Autos

Ford to discontinue Flex crossover, laying off 450 workers

Key Points
  • Ford Motor is ending production of the Ford Flex as part of an overhaul of its vehicle lineup through 2020 to shift toward trucks and SUVs.
  • About 450 employees will be displaced at Ford's Oakville Assembly plant in Ontario, Canada, where the Flex is built.
  • The company is also discontinuing this month its Lincoln MKT — a crossover built at the plant.
2019 Ford FLex
Ford

DETROIT – Ford Motor plans to lay off about 450 workers at its Oakville Assembly plant in Ontario, Canada as it stops producing the Ford Flex and Lincoln MKT crossovers.

The layoffs will occur in early-2020 after Ford discontinues production of the Flex in late-November, according to Ford spokeswoman Kelli Felker.

Ford on Monday also said it halted production this month of its Lincoln MKT — a crossover built at the plant on the same platform with similar components as the Flex.

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Both vehicles are being discontinued as part of a previously announced plan for Ford to redesign or replace 75% of its vehicle lineup by the end of 2020. The plan is specifically focused on expanding Ford's truck and utility lineup and shedding passenger cars, except for its iconic Mustang sports car.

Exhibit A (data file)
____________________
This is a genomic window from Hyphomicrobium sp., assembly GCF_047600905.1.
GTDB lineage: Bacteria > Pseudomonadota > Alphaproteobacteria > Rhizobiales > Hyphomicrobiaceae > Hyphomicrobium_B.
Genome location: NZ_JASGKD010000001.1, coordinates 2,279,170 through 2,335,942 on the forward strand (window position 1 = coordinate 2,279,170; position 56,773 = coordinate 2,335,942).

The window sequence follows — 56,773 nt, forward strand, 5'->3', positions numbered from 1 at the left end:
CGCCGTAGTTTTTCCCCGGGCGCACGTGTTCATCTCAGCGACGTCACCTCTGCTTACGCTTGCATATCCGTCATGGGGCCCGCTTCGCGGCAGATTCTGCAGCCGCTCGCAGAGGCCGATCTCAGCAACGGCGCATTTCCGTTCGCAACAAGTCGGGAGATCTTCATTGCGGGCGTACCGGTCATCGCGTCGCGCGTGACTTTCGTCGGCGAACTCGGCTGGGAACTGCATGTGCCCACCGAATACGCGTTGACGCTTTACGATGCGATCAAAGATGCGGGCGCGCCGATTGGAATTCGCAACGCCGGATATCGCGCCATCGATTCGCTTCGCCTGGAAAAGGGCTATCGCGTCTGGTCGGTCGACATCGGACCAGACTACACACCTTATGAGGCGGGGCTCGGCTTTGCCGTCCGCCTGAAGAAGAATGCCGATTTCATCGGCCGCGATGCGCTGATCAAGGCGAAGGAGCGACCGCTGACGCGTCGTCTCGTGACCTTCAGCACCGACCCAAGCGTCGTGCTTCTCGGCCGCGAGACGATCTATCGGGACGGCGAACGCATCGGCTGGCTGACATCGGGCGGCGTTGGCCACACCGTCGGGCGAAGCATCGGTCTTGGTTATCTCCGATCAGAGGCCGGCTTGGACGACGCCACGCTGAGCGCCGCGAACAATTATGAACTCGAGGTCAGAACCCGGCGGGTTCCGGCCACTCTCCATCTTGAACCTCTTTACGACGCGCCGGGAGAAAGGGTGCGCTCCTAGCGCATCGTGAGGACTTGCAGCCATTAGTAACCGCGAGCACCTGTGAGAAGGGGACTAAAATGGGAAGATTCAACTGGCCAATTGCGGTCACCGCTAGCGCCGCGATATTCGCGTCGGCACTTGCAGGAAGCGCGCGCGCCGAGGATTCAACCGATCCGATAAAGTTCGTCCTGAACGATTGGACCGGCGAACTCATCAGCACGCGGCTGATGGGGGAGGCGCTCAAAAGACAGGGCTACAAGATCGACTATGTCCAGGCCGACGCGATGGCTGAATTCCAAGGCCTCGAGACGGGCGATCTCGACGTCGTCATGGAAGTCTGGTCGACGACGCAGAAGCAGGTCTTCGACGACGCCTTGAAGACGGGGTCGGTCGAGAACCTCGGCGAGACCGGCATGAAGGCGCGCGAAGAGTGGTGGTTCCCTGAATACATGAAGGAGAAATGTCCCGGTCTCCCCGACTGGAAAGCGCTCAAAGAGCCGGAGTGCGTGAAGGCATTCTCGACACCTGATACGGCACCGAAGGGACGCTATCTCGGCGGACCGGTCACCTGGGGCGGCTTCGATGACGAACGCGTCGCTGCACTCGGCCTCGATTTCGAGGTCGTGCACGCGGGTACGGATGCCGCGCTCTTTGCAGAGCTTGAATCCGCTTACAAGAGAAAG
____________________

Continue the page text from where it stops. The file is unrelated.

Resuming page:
The layoffs are in addition to about 200 job cuts at the plant in September to better match vehicle supply with customer demand.

The Flex, which can seat up to seven people and is known as a "minivan alternative," built a loyal following for its unique design and functionality, but sales of the vehicle never met expectations. Ford sold more than 296,000, or roughly 27,000 vehicles a year, since the Flex arrived in dealerships in 2008.

Oakville Assembly, which employs about 4,100 hourly workers, will continue to produce the Ford Edge and Lincoln Nautilus.

Jerry Dias, president of Canadian labor union Unifor, which represents the Ford workers, said he has submitted a request to meet with the company to discuss future plans for the plant.

"There's nobody surprised about the discontinuation of the Ford Flex," he told CNBC. "We're still waiting for Ford to see what their short-term and long-term plans are ... We need to see where their head is at."

Ford, which is currently in contract talks with the United Auto Workers union, is scheduled to open contract negotiations with Unifor in 2020.

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